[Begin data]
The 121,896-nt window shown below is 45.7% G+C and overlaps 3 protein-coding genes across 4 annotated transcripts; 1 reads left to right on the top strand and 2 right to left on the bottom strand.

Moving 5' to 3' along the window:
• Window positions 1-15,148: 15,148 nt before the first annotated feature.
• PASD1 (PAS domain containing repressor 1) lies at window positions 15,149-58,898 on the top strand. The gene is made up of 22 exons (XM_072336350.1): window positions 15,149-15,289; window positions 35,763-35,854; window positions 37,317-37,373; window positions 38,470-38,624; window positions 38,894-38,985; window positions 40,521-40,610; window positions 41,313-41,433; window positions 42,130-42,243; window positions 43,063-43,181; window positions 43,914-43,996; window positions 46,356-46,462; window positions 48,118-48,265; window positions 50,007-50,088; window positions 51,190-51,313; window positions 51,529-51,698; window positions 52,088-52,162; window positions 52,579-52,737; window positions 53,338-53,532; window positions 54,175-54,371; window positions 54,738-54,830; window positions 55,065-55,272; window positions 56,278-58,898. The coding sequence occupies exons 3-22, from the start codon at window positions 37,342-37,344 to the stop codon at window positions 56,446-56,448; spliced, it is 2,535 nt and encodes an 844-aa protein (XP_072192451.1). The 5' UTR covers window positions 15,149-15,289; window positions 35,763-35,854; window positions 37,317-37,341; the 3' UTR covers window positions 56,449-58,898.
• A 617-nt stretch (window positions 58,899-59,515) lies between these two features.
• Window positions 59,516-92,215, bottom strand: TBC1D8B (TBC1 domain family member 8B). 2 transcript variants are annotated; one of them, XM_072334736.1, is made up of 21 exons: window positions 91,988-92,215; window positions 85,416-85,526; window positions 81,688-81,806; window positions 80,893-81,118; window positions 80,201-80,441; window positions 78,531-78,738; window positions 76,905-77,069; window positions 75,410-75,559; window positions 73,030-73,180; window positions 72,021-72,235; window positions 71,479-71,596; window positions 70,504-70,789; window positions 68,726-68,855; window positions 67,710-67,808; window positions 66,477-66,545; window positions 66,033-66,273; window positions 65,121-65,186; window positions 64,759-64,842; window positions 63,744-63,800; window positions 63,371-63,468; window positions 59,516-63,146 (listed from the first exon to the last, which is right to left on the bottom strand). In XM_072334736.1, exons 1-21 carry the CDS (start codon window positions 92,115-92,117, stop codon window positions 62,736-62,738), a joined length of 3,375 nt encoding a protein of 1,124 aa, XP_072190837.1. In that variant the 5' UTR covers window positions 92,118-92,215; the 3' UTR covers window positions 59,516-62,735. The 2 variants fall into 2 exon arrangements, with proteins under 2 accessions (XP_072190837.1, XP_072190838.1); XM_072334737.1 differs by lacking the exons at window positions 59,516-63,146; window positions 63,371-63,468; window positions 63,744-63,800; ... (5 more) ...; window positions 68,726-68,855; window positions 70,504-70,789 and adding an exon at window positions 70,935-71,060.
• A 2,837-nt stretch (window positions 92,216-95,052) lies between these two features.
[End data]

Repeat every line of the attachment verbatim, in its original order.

The 121,896-nt window shown below is 45.7% G+C and overlaps 3 protein-coding genes across 4 annotated transcripts; 1 reads left to right on the top strand and 2 right to left on the bottom strand.

Moving 5' to 3' along the window:
• Window positions 1-15,148: 15,148 nt before the first annotated feature.
• PASD1 (PAS domain containing repressor 1) lies at window positions 15,149-58,898 on the top strand. The gene is made up of 22 exons (XM_072336350.1): window positions 15,149-15,289; window positions 35,763-35,854; window positions 37,317-37,373; window positions 38,470-38,624; window positions 38,894-38,985; window positions 40,521-40,610; window positions 41,313-41,433; window positions 42,130-42,243; window positions 43,063-43,181; window positions 43,914-43,996; window positions 46,356-46,462; window positions 48,118-48,265; window positions 50,007-50,088; window positions 51,190-51,313; window positions 51,529-51,698; window positions 52,088-52,162; window positions 52,579-52,737; window positions 53,338-53,532; window positions 54,175-54,371; window positions 54,738-54,830; window positions 55,065-55,272; window positions 56,278-58,898. The coding sequence occupies exons 3-22, from the start codon at window positions 37,342-37,344 to the stop codon at window positions 56,446-56,448; spliced, it is 2,535 nt and encodes an 844-aa protein (XP_072192451.1). The 5' UTR covers window positions 15,149-15,289; window positions 35,763-35,854; window positions 37,317-37,341; the 3' UTR covers window positions 56,449-58,898.
• A 617-nt stretch (window positions 58,899-59,515) lies between these two features.
• Window positions 59,516-92,215, bottom strand: TBC1D8B (TBC1 domain family member 8B). 2 transcript variants are annotated; one of them, XM_072334736.1, is made up of 21 exons: window positions 91,988-92,215; window positions 85,416-85,526; window positions 81,688-81,806; window positions 80,893-81,118; window positions 80,201-80,441; window positions 78,531-78,738; window positions 76,905-77,069; window positions 75,410-75,559; window positions 73,030-73,180; window positions 72,021-72,235; window positions 71,479-71,596; window positions 70,504-70,789; window positions 68,726-68,855; window positions 67,710-67,808; window positions 66,477-66,545; window positions 66,033-66,273; window positions 65,121-65,186; window positions 64,759-64,842; window positions 63,744-63,800; window positions 63,371-63,468; window positions 59,516-63,146 (listed from the first exon to the last, which is right to left on the bottom strand). In XM_072334736.1, exons 1-21 carry the CDS (start codon window positions 92,115-92,117, stop codon window positions 62,736-62,738), a joined length of 3,375 nt encoding a protein of 1,124 aa, XP_072190837.1. In that variant the 5' UTR covers window positions 92,118-92,215; the 3' UTR covers window positions 59,516-62,735. The 2 variants fall into 2 exon arrangements, with proteins under 2 accessions (XP_072190837.1, XP_072190838.1); XM_072334737.1 differs by lacking the exons at window positions 59,516-63,146; window positions 63,371-63,468; window positions 63,744-63,800; ... (5 more) ...; window positions 68,726-68,855; window positions 70,504-70,789 and adding an exon at window positions 70,935-71,060.
• A 2,837-nt stretch (window positions 92,216-95,052) lies between these two features.